Gay Marriage | New Hampshire | News

NH GOP Rep. Dan McGuire to Base His Vote to Repeal Marriage Equality on Dictionary's Definition of Marriage

As I mentioned earlier, today the New Hampshire House is scheduled to vote on the disgusting HB 437, which would repeal the state's marriage equality law, replace it with civil unions, and introduce a non-binding ballot measure asking people to vote on whether they approve of the new civil union law.

And here's some of the logic we're up against.

A Towleroad reader writes:

NHI wanted to pass along an email exchange I had with Representative Dan McGuire (pictured). I sent identical emails to my four representatives (all happen to be Republicans), and I have only received the one response. In my initial email, I had no idea where any of them stand on LGBT issues. For this reason I wasn't interested in wasting my time trying to appeal to them; I just wanted to express my opposition to the bill. Rep. McGuire will apparently not be voting as I had hoped. This wasn't all that shocking to me, but as I read the email I became more and more perplexed and disgusted with his logic. It is worth mentioning that his wife is also a Representative. I'm just hoping she doesn't have access to his grandfather's dictionary...

McguireMy initial email:

Representative McGuire,

I am not familiar with your record or your positions on gay rights, but, as your constituent, I ask that you vote against HB 437. I am not here to make moral, philosophical, or constitutional arguments about why repealing the state’s marriage equality law would be unjust and cruel. I am not here to try to convince you that my relationship is worthy of the same recognition as anyone else’s. I don’t need to convince you that I’m a good citizen, a decent person or that my life is not destined to be a sad story because I am gay. It’s dehumanizing. I don’t need to be accepted, but I must be respected and protected under the law. Gay marriage has had no negative effect in New Hampshire, except in the minds of those who don’t understand what it means to the LGBT. As I said, I don’t know your beliefs or your familiarity with LGBT people, and if you don’t already know in your heart that HB 437 is a disgrace there is nothing I can say here to change your mind. However, it is my job as your constituent to let you know my position, and leave it to you to do the right thing.

Thank you,

Lance [name removed]

McGuire's response, AFTER THE JUMP...

His response:

Thank you, Lance, I appreciate this email.  Unfortunately I am not going to be voting your way, but I would like to tell you my reasons.

First of all, I do have three close female relatives, all living in California, including my mother and sister, who have been in long term lesbian relationships.  My sister even has been married and divorced under California law.  She isn't too happy about it now because she had been with her partner for a dozen years or more, then her partner lost her job, so my sister married her in order to get medical benefits for her partner from my sister's employer.  Fast forward five years, and my sister got a bit tired of being the only breadwinner, and they got divorced.  Unfortunately in California you pay alimony for the same length of time as you were married, so my sister now owes her former partner five years worth of alimony.  And since the feds don't recognize same sex marriage, that alimony is not tax deductible as it would normally be.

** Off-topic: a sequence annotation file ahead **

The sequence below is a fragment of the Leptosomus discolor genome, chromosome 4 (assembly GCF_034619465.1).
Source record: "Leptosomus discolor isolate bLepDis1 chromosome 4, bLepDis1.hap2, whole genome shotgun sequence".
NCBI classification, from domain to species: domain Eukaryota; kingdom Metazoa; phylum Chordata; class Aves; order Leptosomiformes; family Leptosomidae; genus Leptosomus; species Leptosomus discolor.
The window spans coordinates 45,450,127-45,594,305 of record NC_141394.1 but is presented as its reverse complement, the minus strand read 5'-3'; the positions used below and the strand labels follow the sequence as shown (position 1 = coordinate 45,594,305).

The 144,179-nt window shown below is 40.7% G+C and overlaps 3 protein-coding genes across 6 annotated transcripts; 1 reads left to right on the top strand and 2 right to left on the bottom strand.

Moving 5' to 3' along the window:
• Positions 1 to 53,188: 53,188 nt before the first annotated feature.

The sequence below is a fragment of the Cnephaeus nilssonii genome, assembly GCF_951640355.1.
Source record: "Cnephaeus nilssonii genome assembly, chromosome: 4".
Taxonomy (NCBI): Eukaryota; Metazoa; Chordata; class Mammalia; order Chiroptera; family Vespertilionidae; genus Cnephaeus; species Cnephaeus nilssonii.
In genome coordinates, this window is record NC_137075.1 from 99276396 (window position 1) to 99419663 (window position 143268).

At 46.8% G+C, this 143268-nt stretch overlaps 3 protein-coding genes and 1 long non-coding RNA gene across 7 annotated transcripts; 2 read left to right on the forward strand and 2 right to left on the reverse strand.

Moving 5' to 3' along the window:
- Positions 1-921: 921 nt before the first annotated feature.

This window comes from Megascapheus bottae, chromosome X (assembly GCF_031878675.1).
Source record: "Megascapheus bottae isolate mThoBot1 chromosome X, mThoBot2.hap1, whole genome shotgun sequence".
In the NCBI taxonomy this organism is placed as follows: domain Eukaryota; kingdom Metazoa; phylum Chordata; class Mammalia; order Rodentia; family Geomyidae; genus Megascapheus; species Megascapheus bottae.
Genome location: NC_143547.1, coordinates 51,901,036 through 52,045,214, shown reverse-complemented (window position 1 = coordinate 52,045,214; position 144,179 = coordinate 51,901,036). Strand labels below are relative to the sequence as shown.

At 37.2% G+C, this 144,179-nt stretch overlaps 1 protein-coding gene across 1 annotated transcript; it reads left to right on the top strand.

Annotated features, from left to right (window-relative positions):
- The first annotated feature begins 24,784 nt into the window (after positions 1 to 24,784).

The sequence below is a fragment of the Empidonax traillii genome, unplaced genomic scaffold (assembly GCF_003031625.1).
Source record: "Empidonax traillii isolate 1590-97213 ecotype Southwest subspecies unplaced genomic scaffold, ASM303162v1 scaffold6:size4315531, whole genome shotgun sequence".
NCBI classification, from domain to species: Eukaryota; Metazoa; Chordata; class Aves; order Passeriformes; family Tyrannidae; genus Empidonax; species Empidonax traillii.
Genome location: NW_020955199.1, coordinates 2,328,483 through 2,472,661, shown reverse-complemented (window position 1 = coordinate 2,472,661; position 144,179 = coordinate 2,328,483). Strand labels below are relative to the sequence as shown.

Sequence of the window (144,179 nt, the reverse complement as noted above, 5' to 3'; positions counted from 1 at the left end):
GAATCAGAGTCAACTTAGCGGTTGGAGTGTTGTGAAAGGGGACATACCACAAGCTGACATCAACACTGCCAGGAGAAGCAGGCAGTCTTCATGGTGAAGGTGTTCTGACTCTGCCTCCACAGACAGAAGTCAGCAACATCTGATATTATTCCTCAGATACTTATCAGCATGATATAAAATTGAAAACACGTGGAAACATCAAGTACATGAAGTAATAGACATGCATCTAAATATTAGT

Because HB 437 restores civil unions, all it is about is the word, "marriage".  It is not the legislature's place to determine the meaning of simple words, that is up to the culture.  When I went to college in 1975, my grandparents gave me a brand new American Heritage dictionary.  It says that marriage is the legal union of a man and woman as husband and wife.  That certainly wasn't controversial then, so the question is whether our culture has changed enough in the intervening years that we have a new usage.  I don't think so.  Just a few years ago, we had a ballot question on this subject here in Epsom, and the vote was 2 to 1 or better to retain that definition.

I consider this debate to be an example of political correctness.  Political correctness tries to win arguments and control thought by twisting the meaning of words.  If "marriage" can be redefined to be two guys, two girls or one of each, then all those relationships are automatically a family, and it is the end of any discussion of what is appropriate in all circumstances.  Should two guys adopt children?  Be foster parents?  Be able to cage health insurance from the employer of one for the other?  Should the book "Heather has two mommies" be used in kindergarten?  What interest does the state have in what two guys do?  Once the word is redefined, then all those kinds of questions can no longer even be discussed because the language itself excludes certain thoughts.

It's getting late, and I hope I've explained my reasoning well enough.  I'm sorry it is not more to your liking, but please feel free to write again on this or another subject.  One possible bright spot is that if a version of the bill passes, it is likely to be the one that includes a ballot referendum, so we will get a very good idea of what the voters think on this issue.

Dan McGuire

Feed This post's comment feed


  1. I can live with that:

    See 1.a.2

    Posted by: Steve | Mar 21, 2012 9:59:46 AM

  2. I wonder how this representative's 1975 dictionary defines the words: internet, cell phone, 9/11, MTV or a host of other things that did not exist in 1975. If he took a look at a dictionary from 1850 he would also find a different definition of slavery. What a lame excuse for representative.

    Posted by: David | Mar 21, 2012 10:11:58 AM

  3. uhhh, hasn't the definition of the word "gay" changed in the last 100 years?

    Posted by: EO | Mar 21, 2012 10:17:01 AM

  4. His mother and sister are lesbians? Or did I misread that?

    Posted by: Andrew | Mar 21, 2012 10:22:36 AM